2001 Awarded membership into International Intraocular Club

2003 Best paper of session, International Society of Refractive Surgery


1.      Raymond M. Stein, Bernard J. Slatt, Harold A. Stein. A Premier in Ophthalmology: A Textbook for Students. Mosby.

2.       Raymond M. Stein, Melvin I. Freeman, Harold A. Stein. The Ophthalmic Assistant: A Text for Allied and Associated Ophthalmic Personnel. Mosby, 2006.

3.      Raymond Stein, Harold A. Stein, Melvin I. Freeman, Lynn D. Maund. Residents Contact Lens Curriculum Manual. Mosby.

4.       Raymond  Stein, Harold A. Stein, Melvin I. Freeman, Lynn D. Maund. Contact Lenses: Fundamentals and Clinical Use. Slack Incorporated, 1996.

5.      Raymond Stein, Bernard J. Slatt, Harold A. Stein, Melvin I. Freeman. Fitting Guide for Rigid and Soft Contact Lenses: A Practical Approach. Mosby, 2002. 

6.      Raymond Stein, Harold A. Stein, Albert Cheskes. Laser Vision Correction: Welcome to a World Without Glasses or Contact Lenses.

7.      Raymond Stein, Harold A. Stein. Management of Ocular Emergencies. Medicöpea International.

8.      Raymond Stein, Bernard J. Slatt, Harold A. Stein. Ophthalmic Terminology: Speller and Vocabulary Builder. Mosby, 1991.

9.      Editor. Raymond M. Stein. Proceedings of the External Eye Meeting. Medicöpea International, 1995.

10.  Raymond M. Stein, Harold A. Stein, Albert Cheskes. The Excimer Fundamentals and Clinical Use. Slack Incorporated, 1997.

Peer-Reviewed Research Papers and Articles:

1.      Raymond M. Stein. Laser vision correction: 20 years of personal experience. ASCRS EyeWorld.

2.      Raymond M. Stein. Corneal Collagen Cross-Linking with Riboflavin (C3-R) and other Surgical Options in the Management of Keratoconus. Academy of Ophthalmic Education (AOE).

3.      Raymond M. Stein. Ten Pearls for Treating Hyperopic Astigmatism. Refractive Eyecare for Ophthalmologists.

4.      Raymond Stein. Techniques for Advanced Surface Ablation. Refractive Eyecare for Ophthalmologists.

5.      Raymond M. Stein. Phakic Implants Can Expand a Refractive Surgery Practice. Refractive Eyecare for Ophthalmologists.

6.      Raymond M. Stein. Patients to Avoid Personality Screening. Refractive Eyecare for Ophthalmologists.

7.      Raymond M. Stein. Keratoma-Assisted ASA. Refractive Eyecare for Ophthalmologists.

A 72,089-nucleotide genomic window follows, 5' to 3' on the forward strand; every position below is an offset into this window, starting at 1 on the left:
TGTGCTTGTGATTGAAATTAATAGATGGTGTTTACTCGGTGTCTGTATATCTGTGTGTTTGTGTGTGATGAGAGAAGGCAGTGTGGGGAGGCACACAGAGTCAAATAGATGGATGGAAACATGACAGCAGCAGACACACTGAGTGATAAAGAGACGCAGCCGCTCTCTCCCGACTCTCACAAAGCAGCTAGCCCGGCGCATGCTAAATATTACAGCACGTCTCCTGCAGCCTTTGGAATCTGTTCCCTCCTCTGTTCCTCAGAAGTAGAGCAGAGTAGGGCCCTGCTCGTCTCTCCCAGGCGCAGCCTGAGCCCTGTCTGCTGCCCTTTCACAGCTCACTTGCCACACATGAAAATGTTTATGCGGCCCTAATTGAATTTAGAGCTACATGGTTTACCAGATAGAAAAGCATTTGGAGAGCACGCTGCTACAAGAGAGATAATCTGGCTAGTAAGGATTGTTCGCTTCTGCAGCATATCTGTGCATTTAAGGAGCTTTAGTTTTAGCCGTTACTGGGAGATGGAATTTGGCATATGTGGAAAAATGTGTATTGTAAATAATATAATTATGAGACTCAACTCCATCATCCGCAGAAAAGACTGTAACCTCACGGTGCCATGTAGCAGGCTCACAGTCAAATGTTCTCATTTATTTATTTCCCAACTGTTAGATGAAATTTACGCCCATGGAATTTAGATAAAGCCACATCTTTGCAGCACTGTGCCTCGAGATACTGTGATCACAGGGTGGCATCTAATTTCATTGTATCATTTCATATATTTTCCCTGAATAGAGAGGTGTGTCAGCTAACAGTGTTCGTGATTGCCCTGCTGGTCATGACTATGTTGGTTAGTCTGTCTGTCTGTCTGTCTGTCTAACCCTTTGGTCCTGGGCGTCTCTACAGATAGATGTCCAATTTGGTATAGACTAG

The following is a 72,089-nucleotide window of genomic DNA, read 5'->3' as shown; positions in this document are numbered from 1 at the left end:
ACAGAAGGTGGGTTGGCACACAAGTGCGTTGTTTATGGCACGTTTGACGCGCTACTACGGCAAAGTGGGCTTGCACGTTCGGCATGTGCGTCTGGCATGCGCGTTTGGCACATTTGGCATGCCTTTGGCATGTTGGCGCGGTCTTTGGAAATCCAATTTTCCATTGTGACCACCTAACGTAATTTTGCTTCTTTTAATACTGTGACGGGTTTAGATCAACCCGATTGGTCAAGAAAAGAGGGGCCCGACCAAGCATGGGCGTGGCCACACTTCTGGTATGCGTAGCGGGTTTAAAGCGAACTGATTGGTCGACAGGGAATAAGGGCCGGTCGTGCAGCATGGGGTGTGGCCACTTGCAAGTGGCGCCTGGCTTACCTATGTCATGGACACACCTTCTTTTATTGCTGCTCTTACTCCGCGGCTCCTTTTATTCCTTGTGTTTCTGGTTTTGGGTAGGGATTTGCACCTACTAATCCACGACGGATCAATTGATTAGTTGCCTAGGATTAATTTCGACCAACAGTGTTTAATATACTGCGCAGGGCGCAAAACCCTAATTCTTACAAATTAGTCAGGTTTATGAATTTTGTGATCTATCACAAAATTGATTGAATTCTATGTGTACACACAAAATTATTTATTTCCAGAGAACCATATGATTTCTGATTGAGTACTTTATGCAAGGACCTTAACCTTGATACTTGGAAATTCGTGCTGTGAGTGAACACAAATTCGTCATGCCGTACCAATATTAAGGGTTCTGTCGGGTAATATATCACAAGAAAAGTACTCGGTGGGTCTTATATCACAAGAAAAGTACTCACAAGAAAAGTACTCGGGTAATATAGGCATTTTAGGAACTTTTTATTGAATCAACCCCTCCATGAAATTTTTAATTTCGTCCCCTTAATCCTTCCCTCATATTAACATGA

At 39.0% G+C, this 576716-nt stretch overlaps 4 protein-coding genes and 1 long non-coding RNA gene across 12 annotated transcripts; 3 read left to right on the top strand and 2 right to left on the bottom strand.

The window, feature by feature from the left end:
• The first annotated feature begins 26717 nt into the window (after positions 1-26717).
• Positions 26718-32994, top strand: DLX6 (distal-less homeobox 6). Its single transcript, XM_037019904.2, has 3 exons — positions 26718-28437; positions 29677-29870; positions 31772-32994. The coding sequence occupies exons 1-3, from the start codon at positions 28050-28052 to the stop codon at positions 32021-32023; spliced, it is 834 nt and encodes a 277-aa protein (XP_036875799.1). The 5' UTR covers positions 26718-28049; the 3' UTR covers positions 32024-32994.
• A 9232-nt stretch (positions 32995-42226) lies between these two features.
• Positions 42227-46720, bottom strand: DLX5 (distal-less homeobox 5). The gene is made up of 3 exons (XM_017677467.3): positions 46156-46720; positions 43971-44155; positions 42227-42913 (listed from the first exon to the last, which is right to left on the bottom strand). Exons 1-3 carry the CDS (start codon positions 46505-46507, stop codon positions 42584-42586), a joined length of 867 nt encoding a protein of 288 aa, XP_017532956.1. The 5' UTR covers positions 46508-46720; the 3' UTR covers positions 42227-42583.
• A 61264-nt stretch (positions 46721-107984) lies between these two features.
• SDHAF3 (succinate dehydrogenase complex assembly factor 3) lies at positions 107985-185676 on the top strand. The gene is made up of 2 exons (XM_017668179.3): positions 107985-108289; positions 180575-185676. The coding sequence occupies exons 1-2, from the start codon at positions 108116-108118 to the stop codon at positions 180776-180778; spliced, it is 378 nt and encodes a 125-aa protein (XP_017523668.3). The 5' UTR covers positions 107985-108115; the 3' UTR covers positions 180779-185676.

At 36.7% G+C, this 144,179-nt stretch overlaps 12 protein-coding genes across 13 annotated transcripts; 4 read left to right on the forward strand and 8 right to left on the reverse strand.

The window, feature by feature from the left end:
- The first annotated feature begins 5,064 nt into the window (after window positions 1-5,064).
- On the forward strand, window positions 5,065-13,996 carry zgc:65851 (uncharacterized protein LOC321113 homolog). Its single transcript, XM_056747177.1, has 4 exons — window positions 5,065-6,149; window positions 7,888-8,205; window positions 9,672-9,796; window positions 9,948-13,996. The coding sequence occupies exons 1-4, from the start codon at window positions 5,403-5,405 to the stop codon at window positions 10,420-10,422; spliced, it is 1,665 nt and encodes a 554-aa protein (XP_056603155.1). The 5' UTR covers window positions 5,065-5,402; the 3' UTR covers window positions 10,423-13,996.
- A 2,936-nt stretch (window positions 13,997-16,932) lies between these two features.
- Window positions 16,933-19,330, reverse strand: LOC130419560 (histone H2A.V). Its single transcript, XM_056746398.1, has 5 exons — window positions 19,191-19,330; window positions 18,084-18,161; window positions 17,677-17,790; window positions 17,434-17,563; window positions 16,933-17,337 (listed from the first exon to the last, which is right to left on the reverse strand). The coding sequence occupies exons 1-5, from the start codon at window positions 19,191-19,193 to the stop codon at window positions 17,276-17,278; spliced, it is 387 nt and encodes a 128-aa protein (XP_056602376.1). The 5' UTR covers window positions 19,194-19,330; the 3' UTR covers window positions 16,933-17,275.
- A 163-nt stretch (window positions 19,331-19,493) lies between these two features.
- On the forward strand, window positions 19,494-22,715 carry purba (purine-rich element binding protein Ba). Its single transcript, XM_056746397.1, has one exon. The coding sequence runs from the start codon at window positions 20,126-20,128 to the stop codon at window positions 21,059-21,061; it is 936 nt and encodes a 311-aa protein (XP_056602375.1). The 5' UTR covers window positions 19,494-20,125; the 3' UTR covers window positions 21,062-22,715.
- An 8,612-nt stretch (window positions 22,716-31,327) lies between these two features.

8.      Raymond M. Stein. Defining Safety in Keratome Technology. Refractive Eyecare for Ophthalmologists.

9.      Raymond M. Stein. Clinical Experience with the Allegretto Wave in Custom and Standard Treatments. Refractive Eyecare for Ophthalmologists.

10.  Raymond M. Stein. Advances in Refractive Surgery. Ophthalmology Rounds.

Raymond Stein Reviews

Dr. Raymond Stein Speaks at ASCRS

Thursday, April 7th, 2011

Dr. Raymond Stein was an invited guest speaker to the annual meeting of the American Society of Cataract and Refractive Surgery (ASCRS) in San Diego on March 28, 2011. He presented the results from the Bochner Eye Institute of Corneal Collagen Crosslinking with up to 3.5 years of follow-up. None of the treated patients have shown any progressive ectasia. Crosslinking has been shown to be a major advance in the treatment of keratoconus, pellucid marginal degeneration, and ectasia after refractive surgery. The surgeons at the Bochner Eye Institute have been pioneers with this technology in North America. To learn more about Raymond Stein, MD, & Bochner Eye Institute, please call (416) 960-2020.

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Computerized Topography to Rule-Out Keratoconus Prior to LASIK

Friday, January 21st, 2011

Dr Raymond Stein of the Bochner Eye Institute wrote the following clinical update. We hope you find it of interest.

Keratoconus is a well-recognized contraindication to LASIK. The creation of a corneal flap and removal of tissue by an excimer laser can weaken a cornea making it structurally compromised. This can lead to corneal instability with progressive ectasia characterized by steepening and thinning. Although there are a variety of clinical signs of keratoconus the use of computerized topography and pachymetry usually allows for the detection of the earliest stages of keratoconus. The most advanced topography units measure both curvature, elevation, and pachymetry. The Pentacam is our unit of choice at Bochner.

We typically make the diagnosis of keratoconus when one or more findings are present:

1. Inferior steepening of greater than 1.5 Diopters compared to superior cornea.

2. Elevation of the posterior cornea of greater than 17 microns compared to a best-fit sphere.

3. Elevation of the anterior cornea of greater than 21 microns compared to a best-fit sphere.

4. Central steepening of greater than 49 Diopters.

5. Steepest corneal location associated with thinning of less than 500 microns.

6. Advanced clinical signs include corneal iron deposition at the base of the cone, Vogt’s striae or stress lines, and apical scarring.

In addition to the clinical findings above we are reluctant to perform LASIK if there is an immediate family history of keratoconus.

Careful preoperative evaluation prior to laser vision correction can greatly reduce the risk of corneal ectasia.